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Rising rates and the weakest link

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The views expressed in these posts are those of the authors and are current only through the date stated. These views are subject to change at any time based upon market or other conditions, and Eaton Vance disclaims any responsibility to update such views. These views may not be relied upon as investment advice and, because investment decisions for Eaton Vance are based on many factors, may not be relied upon as an indication of trading intent on behalf of any Eaton Vance fund. The discussion herein is general in nature and is provided for informational purposes only. There is no guarantee as to its accuracy or completeness. Past performance is no guarantee of future results.

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      By Thomas H. Luster, CFA, Director of Quantitative Strategies, Diversified Fixed Income, Eaton Vance Management and Stewart D. Taylor, Diversified Fixed Income Portfolio Manager, Eaton Vance Management

      Boston - Markets appear to be coming to grips with the notion that interest rates may be moving higher as the Federal Reserve and other central banks signal their desire to hike rates and tighten financial conditions.

      Indeed, the fundamental case for higher intermediate- and long-term rates is very convincing, particularly this late in the economic cycle. In this post, we'll distill the fundamental argument for higher rates into five main points.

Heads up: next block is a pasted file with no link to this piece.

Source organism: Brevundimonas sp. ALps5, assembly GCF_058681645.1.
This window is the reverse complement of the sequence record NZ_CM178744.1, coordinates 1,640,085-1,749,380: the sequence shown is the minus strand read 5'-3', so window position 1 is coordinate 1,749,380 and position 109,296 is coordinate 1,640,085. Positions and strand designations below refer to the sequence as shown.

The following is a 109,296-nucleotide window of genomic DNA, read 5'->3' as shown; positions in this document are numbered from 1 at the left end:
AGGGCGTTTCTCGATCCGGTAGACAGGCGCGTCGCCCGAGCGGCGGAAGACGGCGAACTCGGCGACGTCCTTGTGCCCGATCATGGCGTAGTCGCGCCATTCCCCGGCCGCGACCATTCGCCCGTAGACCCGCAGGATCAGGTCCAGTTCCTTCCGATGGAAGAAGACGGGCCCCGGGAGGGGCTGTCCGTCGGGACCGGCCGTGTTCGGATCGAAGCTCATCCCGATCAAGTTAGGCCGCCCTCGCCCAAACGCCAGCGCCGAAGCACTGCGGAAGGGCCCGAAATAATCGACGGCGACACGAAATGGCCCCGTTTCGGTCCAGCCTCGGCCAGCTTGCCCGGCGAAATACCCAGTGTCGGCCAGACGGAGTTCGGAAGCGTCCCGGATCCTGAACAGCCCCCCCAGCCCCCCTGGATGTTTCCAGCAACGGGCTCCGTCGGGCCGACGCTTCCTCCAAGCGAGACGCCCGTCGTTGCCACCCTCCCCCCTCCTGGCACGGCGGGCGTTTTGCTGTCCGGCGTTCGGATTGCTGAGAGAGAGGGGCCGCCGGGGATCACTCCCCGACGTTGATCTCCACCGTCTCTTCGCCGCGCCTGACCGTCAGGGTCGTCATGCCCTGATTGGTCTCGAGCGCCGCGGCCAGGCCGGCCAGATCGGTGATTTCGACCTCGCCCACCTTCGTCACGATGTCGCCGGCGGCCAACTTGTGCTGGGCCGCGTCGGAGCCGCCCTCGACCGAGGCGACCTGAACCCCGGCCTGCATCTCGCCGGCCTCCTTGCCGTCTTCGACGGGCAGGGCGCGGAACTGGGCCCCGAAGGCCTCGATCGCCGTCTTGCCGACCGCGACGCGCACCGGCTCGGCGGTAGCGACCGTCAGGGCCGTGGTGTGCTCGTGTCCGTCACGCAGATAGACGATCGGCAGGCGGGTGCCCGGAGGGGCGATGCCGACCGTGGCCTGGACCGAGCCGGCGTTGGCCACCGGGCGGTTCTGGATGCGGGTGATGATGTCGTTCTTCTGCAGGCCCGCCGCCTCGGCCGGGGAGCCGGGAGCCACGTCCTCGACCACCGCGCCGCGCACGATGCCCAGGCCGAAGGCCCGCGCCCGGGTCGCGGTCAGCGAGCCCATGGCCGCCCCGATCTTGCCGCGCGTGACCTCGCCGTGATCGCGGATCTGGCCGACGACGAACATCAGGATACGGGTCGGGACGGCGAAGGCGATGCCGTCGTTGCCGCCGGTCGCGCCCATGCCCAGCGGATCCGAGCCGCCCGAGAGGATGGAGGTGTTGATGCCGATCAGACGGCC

We will also look at the historical behavior of U.S. 10-year Treasury yields for any clues on what the path higher might look like. Our analysis suggests that over the last 30 years, sharp rate increases have been interrupted as borrowing costs rise and break the "weakest link" in either financial markets or the economy.

      Five fundamental reasons for higher rates

      1. Economic strength: The massive global monetary stimulus of the last decade is finally being coupled with powerful domestic fiscal stimulus such as tax cuts. The economic consensus is that growth has finally achieved the ever elusive "lift off." For instance, individual and corporate tax cuts have resulted in the strongest year-over-year growth rate in U.S. GDP (+5.4%) since the third quarter of 2006, and manufacturing as measured by the Institute for Supply Management (ISM) is hitting rarefied levels seen only once in the last 30 years. Additionally, corporate earnings are impressive, and both businesses and consumer confidence are extremely high, although the readings may come down a bit after the recent market volatility.

      2. Inflation: Historically, strong growth at this late stage of the economic cycle, coupled with the extreme tightness in the labor market, have reliably generated above-trend wage growth and inflation. Recent rate increases have been driven by higher real rates, reflecting stronger economic growth expectations, and not by inflation fears. We view the current inflation risk premium as modest by historical standards. It seems likely that investors will demand significantly higher inflation compensation if the typical late-cycle pricing pressures begin to appear.

      3. Monetary policy: After leaving fed funds rate near zero for seven years, the Federal Reserve has increased the rate by 200 basis points during its latest tightening cycle. Also, the Fed is projecting four more quarter-point hikes between now and December 2019.